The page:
Rapid Sterility Testing

Rapid sterility testing is an alternative test method to USP Chapter <71>, which allows for shortened incubation times compared to the traditional sterility testing method. Where USP <71> requires between 14 and 18 days of incubation before a final test result, a rapid sterility test result can be generated after only 6 days of incubation. A reduction in test time of between 8 and 12 days offers a significant benefit when considering supply chain issues, product release schedules, and the timeliness of contamination investigations. The shortened incubation time is made possible by utilizing advanced technology designed to detect microbial growth much more quickly than visualized by the human eye.

USP <800> Why should you test?

As a compounder, protecting yourself and your staff from exposure to hazardous drugs should be important both from a safety and monetary perspective.  USP <800> applies to sterile and non-sterile compounding pharmacies and anywhere that hazardous drugs are received, stored, or administered.   It is also designed to prevent compounders from incurring fines from OSHA (Occupational Safety and Health Administration) for not providing a safe workspace and not complying with the information in USP <800> or on the NIOSH list.  Compliance with regulations includes having: a negative pressure lab to compound hazardous drugs, the appropriate design, layout, or equipment in the pharmacy to compound these materials, and appropriate controls for handling finished dosage forms.  If a facility is compounding or handling hazardous drugs in a state not enforcing USP <800> but is shipping to a state that is, they must comply.  Even if a state board of pharmacy has chosen not to adopt USP <800>, OSHA is still the regulating agency and can inspect a facility that handles or compounds hazardous drugs and levy a fine if they do not comply.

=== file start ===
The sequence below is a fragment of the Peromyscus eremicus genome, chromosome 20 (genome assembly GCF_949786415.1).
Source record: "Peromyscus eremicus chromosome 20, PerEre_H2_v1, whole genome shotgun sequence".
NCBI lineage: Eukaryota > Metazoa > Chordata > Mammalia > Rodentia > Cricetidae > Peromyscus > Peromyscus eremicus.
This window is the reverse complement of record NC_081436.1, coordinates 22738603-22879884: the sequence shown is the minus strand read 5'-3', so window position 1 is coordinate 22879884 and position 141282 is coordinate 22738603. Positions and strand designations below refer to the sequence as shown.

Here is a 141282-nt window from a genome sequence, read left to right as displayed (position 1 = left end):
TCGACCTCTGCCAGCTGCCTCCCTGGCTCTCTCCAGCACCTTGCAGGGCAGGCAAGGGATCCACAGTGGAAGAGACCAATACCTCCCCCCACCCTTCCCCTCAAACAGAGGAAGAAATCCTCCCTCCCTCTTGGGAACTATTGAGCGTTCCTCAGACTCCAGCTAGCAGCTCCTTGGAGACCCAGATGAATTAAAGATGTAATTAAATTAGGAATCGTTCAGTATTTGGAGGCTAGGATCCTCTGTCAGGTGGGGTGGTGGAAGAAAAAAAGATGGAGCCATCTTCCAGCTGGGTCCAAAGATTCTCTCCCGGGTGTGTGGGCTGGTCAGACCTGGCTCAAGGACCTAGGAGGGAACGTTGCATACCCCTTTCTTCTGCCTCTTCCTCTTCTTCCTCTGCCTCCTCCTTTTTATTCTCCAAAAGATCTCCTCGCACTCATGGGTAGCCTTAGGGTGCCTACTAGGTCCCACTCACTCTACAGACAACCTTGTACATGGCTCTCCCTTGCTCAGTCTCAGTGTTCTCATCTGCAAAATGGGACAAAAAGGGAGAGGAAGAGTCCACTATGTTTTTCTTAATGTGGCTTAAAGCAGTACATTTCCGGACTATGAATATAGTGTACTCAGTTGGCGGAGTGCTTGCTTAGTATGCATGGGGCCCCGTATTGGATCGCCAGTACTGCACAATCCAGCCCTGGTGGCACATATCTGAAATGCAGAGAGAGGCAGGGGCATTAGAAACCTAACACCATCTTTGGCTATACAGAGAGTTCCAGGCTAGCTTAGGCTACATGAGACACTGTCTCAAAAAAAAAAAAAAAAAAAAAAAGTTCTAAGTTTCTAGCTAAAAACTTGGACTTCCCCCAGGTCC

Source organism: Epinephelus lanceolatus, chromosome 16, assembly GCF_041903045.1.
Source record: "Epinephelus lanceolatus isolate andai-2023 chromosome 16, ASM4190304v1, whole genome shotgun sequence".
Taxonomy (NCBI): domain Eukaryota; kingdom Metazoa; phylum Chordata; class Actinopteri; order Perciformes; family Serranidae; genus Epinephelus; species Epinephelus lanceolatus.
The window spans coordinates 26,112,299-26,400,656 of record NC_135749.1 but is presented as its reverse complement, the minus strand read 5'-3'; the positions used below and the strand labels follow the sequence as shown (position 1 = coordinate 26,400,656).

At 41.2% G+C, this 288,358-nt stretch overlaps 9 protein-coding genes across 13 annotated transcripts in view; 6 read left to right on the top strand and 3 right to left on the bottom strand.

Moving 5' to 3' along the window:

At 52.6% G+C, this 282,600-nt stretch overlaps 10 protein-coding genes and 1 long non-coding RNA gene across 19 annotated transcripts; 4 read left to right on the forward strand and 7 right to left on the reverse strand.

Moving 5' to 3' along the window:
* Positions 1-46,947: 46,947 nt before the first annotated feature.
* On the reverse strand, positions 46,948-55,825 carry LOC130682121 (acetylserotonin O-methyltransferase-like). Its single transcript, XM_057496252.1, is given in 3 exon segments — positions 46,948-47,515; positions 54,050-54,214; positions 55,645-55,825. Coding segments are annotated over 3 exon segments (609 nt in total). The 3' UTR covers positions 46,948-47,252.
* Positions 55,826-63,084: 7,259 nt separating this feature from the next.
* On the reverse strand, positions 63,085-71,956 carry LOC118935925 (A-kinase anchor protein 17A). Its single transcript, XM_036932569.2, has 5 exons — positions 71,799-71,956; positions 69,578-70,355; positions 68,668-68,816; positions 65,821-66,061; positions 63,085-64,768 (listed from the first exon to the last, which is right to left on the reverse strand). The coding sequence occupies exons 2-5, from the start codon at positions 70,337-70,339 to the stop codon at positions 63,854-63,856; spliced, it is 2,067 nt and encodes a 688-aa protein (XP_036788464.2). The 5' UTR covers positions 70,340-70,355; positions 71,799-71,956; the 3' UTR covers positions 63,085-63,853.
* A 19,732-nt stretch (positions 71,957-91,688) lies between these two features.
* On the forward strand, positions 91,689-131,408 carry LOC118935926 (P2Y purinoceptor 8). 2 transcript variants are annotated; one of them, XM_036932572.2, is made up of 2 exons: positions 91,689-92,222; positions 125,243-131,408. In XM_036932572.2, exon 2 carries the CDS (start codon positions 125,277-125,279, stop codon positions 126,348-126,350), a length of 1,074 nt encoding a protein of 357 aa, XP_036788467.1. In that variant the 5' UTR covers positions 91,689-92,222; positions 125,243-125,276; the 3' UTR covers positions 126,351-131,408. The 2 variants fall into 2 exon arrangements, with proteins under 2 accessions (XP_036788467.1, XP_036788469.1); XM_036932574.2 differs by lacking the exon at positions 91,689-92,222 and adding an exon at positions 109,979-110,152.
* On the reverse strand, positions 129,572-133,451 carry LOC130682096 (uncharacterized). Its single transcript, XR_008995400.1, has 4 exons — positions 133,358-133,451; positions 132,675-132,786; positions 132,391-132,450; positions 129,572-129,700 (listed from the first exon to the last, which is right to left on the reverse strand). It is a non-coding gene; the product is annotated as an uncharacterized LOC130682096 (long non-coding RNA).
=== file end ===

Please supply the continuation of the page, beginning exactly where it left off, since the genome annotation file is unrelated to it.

Open vs Closed Membrane Filtration...

According to USP <71> Sterility Tests, membrane filtration is the sterility test method of choice for filterable pharmaceutical products. Membrane filtration refers to either an open membrane filtration (OMF) or closed membrane filtration system. Not all sterility test systems are the same. It is important pharmacists know the differences between the two systems to reduce the risk of false positive results, costly investigations, and batch loss.